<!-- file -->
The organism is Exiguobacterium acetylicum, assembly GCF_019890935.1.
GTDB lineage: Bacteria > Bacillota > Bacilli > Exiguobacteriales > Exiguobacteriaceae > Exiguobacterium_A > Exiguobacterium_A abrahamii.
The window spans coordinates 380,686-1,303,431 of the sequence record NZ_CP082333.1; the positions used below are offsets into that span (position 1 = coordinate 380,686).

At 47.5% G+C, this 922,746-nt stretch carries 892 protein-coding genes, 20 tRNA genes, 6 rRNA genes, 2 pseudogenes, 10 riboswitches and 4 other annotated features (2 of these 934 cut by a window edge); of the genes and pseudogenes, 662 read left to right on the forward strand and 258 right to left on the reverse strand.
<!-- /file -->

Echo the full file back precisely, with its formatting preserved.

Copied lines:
The organism is Exiguobacterium acetylicum, assembly GCF_019890935.1.
GTDB lineage: Bacteria > Bacillota > Bacilli > Exiguobacteriales > Exiguobacteriaceae > Exiguobacterium_A > Exiguobacterium_A abrahamii.
The window spans coordinates 380,686-1,303,431 of the sequence record NZ_CP082333.1; the positions used below are offsets into that span (position 1 = coordinate 380,686).

At 47.5% G+C, this 922,746-nt stretch carries 892 protein-coding genes, 20 tRNA genes, 6 rRNA genes, 2 pseudogenes, 10 riboswitches and 4 other annotated features (2 of these 934 cut by a window edge); of the genes and pseudogenes, 662 read left to right on the forward strand and 258 right to left on the reverse strand.